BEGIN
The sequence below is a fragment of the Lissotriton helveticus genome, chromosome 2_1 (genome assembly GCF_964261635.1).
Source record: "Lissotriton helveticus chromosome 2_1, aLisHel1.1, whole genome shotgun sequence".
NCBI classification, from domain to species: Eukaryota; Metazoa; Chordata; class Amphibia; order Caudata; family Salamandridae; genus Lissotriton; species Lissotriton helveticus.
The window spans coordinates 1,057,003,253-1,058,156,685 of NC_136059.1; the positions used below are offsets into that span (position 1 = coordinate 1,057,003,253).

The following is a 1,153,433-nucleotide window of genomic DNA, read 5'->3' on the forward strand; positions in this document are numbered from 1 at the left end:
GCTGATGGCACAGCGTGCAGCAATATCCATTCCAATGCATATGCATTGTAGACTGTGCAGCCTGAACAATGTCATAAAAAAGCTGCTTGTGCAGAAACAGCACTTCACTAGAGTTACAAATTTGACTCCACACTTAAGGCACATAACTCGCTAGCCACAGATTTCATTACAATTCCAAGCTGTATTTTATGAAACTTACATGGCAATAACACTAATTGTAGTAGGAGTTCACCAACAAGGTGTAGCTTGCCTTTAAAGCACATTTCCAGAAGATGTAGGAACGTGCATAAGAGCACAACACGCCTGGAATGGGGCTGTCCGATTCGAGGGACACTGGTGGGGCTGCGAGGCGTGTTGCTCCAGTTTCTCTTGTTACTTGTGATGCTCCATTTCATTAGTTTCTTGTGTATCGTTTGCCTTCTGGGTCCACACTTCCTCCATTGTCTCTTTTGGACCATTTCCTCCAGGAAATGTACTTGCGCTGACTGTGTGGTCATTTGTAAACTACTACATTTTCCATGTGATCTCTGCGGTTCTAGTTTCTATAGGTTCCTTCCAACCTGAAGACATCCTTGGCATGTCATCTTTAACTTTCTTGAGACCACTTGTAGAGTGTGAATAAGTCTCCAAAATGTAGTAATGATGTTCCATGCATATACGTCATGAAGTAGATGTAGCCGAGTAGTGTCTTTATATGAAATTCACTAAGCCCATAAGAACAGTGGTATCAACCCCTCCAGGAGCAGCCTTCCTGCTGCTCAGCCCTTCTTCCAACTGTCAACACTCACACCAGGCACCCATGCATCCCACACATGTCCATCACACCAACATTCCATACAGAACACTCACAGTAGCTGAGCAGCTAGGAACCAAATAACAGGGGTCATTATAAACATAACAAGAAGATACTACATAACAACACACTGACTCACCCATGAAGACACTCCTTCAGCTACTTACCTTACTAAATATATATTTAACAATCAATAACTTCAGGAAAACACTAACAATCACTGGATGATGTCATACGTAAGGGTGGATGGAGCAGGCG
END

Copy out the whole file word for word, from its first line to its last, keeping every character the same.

The sequence below is a fragment of the Lissotriton helveticus genome, chromosome 2_1 (genome assembly GCF_964261635.1).
Source record: "Lissotriton helveticus chromosome 2_1, aLisHel1.1, whole genome shotgun sequence".
NCBI classification, from domain to species: Eukaryota; Metazoa; Chordata; class Amphibia; order Caudata; family Salamandridae; genus Lissotriton; species Lissotriton helveticus.
The window spans coordinates 1,057,003,253-1,058,156,685 of NC_136059.1; the positions used below are offsets into that span (position 1 = coordinate 1,057,003,253).

The following is a 1,153,433-nucleotide window of genomic DNA, read 5'->3' on the forward strand; positions in this document are numbered from 1 at the left end:
GCTGATGGCACAGCGTGCAGCAATATCCATTCCAATGCATATGCATTGTAGACTGTGCAGCCTGAACAATGTCATAAAAAAGCTGCTTGTGCAGAAACAGCACTTCACTAGAGTTACAAATTTGACTCCACACTTAAGGCACATAACTCGCTAGCCACAGATTTCATTACAATTCCAAGCTGTATTTTATGAAACTTACATGGCAATAACACTAATTGTAGTAGGAGTTCACCAACAAGGTGTAGCTTGCCTTTAAAGCACATTTCCAGAAGATGTAGGAACGTGCATAAGAGCACAACACGCCTGGAATGGGGCTGTCCGATTCGAGGGACACTGGTGGGGCTGCGAGGCGTGTTGCTCCAGTTTCTCTTGTTACTTGTGATGCTCCATTTCATTAGTTTCTTGTGTATCGTTTGCCTTCTGGGTCCACACTTCCTCCATTGTCTCTTTTGGACCATTTCCTCCAGGAAATGTACTTGCGCTGACTGTGTGGTCATTTGTAAACTACTACATTTTCCATGTGATCTCTGCGGTTCTAGTTTCTATAGGTTCCTTCCAACCTGAAGACATCCTTGGCATGTCATCTTTAACTTTCTTGAGACCACTTGTAGAGTGTGAATAAGTCTCCAAAATGTAGTAATGATGTTCCATGCATATACGTCATGAAGTAGATGTAGCCGAGTAGTGTCTTTATATGAAATTCACTAAGCCCATAAGAACAGTGGTATCAACCCCTCCAGGAGCAGCCTTCCTGCTGCTCAGCCCTTCTTCCAACTGTCAACACTCACACCAGGCACCCATGCATCCCACACATGTCCATCACACCAACATTCCATACAGAACACTCACAGTAGCTGAGCAGCTAGGAACCAAATAACAGGGGTCATTATAAACATAACAAGAAGATACTACATAACAACACACTGACTCACCCATGAAGACACTCCTTCAGCTACTTACCTTACTAAATATATATTTAACAATCAATAACTTCAGGAAAACACTAACAATCACTGGATGATGTCATACGTAAGGGTGGATGGAGCAGGCG